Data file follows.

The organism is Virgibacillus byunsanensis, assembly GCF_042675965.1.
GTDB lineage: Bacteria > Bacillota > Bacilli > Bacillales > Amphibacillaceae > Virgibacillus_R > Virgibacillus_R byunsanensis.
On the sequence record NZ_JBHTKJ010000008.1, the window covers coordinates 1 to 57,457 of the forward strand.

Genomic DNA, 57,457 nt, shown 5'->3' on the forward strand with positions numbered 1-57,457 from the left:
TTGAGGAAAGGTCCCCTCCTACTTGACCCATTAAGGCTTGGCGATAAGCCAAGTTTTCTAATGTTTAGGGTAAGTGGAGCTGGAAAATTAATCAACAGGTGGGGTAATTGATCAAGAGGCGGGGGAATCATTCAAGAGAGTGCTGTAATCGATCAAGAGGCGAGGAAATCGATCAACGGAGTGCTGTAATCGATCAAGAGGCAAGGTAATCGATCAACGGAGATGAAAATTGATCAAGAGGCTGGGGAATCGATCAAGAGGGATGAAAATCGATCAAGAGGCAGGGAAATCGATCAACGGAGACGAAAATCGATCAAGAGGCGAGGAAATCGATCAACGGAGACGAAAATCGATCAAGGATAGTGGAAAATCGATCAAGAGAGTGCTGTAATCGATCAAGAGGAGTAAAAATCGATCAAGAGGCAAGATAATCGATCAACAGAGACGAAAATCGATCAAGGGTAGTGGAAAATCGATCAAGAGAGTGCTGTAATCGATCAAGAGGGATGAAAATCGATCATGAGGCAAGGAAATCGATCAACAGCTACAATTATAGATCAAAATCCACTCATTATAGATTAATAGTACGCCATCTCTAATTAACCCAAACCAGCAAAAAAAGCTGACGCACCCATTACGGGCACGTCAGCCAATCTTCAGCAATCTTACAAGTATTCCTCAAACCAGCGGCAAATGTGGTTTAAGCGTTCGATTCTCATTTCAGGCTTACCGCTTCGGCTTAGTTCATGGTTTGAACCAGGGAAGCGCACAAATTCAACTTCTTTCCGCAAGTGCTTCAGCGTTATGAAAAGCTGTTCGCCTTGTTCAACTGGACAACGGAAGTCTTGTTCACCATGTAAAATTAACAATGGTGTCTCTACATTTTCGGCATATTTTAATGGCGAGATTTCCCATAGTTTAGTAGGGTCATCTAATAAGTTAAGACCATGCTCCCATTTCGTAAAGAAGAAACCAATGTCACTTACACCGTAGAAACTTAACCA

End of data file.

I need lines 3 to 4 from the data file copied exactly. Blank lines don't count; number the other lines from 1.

On the sequence record NZ_JBHTKJ010000008.1, the window covers coordinates 1 to 57,457 of the forward strand.

Genomic DNA, 57,457 nt, shown 5'->3' on the forward strand with positions numbered 1-57,457 from the left: